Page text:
Morning Routines for Successful People

morning routines for successful peopleI’ve seen a TON of posts and articles lately on morning routines for successful people. But a lot of times I come away from these articles frustrated because they set such ridiculous standards. Send 10 networking emails every morning! Read four newspapers! Get 90 minutes of exercise in! So I thought we’d discuss. I’ll admit I’m not always the greatest in the morning (this is such an understatement that my husband is dying laughing as I write this), but even I’ve found a few useful ways to hack my mornings and make them better. So let’s discuss: what do YOU do? What is your morning routine, and do you attribute it to your success at work or in life? (#Winning, right?)

A few notes from me:

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“I’m Exhausted” — How to Investigate When You Have No Energy (An Open Thread)

exhausted-no-energySomething I hear more and more these days is that people are exhausted and have no energy.  You can say what you want about information overload, device mania, etc — to say nothing for those of us with small kids, where it’s generally accepted that exhaustion is par for the course — but the fact is that for some people, there are actually things that medicine can do to help.  But even when you admit to yourself that it’s time to seek help, there are a million different routes to go down — and for friends I’ve seen seek help, it seems like doctors often need to be convinced there’s a medically-related problem. I thought it might be helpful to have a discussion for those of you who’ve gone down the huge topic that is energy and exhaustion — what did you research, what tests did you take, what doctors did you see?  Did you find resolution? How did you function at work and in life in the meantime?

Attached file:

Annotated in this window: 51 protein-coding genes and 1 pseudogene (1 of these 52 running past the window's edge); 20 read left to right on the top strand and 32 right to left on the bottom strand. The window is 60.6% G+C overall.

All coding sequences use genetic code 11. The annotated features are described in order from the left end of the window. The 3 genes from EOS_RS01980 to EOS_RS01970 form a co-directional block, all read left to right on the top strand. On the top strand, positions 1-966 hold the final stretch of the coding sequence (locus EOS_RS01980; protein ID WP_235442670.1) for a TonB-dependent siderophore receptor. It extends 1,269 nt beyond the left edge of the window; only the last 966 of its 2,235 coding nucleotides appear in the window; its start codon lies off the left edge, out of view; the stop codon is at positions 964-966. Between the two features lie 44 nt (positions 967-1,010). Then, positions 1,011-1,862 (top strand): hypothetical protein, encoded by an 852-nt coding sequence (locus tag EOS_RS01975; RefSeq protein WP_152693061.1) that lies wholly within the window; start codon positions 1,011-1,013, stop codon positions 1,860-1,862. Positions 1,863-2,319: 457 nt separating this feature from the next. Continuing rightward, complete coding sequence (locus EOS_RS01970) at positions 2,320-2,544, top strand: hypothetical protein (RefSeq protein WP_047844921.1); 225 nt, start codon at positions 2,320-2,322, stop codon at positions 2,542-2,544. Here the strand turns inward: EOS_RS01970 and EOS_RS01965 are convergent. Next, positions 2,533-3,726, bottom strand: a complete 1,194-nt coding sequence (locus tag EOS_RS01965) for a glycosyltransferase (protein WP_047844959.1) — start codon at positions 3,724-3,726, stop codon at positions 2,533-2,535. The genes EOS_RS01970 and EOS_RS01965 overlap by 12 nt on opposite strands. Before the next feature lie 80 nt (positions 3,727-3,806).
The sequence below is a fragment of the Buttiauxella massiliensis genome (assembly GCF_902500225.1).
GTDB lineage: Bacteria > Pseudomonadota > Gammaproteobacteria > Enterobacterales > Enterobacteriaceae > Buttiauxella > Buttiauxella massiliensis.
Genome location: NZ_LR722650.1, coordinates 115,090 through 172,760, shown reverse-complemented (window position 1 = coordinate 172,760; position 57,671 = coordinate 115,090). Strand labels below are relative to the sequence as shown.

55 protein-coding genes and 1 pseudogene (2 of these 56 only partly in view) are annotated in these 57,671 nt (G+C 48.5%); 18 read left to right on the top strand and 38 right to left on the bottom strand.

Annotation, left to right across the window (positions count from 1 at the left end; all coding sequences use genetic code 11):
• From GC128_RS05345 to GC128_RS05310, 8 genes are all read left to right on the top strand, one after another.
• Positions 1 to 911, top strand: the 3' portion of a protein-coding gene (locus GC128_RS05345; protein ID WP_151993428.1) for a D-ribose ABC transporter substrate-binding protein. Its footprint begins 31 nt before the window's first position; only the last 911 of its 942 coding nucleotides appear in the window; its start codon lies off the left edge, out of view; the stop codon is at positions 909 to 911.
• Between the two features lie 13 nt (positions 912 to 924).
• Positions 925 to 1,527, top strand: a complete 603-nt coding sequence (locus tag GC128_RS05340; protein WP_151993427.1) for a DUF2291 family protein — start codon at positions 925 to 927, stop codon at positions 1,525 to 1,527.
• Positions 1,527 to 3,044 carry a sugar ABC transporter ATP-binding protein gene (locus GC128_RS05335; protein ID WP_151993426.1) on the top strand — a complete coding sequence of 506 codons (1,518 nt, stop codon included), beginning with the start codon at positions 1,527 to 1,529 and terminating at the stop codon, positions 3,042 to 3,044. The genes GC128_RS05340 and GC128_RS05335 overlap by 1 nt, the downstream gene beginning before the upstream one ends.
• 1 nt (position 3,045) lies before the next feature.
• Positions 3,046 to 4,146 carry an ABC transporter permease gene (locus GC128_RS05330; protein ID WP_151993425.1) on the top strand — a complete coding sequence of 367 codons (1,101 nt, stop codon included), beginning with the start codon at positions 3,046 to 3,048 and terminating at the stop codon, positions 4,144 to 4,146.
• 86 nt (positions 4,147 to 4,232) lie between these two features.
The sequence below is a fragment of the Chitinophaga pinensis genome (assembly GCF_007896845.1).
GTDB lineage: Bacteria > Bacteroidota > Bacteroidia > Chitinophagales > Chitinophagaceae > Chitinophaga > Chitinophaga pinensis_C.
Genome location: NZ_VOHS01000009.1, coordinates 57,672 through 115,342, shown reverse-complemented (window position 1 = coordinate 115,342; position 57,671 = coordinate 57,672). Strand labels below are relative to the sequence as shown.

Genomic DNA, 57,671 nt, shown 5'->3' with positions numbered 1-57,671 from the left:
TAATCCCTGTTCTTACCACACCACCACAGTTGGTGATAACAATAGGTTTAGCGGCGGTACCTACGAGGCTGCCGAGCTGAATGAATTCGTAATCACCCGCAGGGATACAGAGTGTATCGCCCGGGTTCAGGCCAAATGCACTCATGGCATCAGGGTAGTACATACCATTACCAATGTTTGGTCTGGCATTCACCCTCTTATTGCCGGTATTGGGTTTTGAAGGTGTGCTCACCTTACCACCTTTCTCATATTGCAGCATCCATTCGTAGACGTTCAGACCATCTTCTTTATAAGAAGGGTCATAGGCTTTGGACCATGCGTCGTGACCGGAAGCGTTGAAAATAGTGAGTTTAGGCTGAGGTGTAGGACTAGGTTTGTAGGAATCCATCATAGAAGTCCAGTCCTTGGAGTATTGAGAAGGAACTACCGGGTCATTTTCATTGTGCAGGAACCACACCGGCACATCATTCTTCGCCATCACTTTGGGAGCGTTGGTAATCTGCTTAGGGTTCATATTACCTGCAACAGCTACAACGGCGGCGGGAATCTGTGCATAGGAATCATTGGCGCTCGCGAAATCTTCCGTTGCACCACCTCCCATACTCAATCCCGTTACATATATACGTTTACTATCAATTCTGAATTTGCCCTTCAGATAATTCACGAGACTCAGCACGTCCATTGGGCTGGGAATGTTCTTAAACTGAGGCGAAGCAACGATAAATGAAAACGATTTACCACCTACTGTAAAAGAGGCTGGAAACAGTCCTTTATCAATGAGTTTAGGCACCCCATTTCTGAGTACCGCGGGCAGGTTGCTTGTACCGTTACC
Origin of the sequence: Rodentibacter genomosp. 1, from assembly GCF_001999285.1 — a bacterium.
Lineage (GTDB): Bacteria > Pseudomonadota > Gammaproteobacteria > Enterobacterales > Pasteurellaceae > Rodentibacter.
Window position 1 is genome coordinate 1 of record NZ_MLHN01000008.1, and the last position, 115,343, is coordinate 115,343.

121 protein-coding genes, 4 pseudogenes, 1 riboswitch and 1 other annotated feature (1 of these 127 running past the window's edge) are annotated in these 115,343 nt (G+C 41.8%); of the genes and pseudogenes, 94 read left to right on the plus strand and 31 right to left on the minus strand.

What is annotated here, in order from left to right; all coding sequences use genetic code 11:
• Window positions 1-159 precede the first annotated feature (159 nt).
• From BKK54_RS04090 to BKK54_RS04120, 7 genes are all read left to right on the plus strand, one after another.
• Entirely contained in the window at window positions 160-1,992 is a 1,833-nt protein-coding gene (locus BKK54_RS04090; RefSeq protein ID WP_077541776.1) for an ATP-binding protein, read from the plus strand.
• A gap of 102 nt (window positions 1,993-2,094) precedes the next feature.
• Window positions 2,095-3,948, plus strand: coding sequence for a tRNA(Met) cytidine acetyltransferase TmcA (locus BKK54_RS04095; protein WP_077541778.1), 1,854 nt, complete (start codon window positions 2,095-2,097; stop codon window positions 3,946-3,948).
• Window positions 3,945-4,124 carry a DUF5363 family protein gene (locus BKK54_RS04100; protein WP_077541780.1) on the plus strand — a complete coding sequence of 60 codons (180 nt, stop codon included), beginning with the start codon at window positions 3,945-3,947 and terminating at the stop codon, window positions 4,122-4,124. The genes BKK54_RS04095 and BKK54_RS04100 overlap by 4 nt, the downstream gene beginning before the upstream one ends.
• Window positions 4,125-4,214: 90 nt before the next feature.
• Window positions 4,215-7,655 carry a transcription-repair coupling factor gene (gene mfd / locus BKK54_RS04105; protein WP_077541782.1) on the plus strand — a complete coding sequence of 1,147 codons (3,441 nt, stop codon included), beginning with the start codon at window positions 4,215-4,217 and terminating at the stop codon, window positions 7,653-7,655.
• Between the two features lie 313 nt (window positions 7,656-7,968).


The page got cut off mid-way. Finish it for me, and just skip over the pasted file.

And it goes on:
For example, I know any of these could be possible answers to a constant exhaustion: [Read more…]

How to Turn a Bad Day Around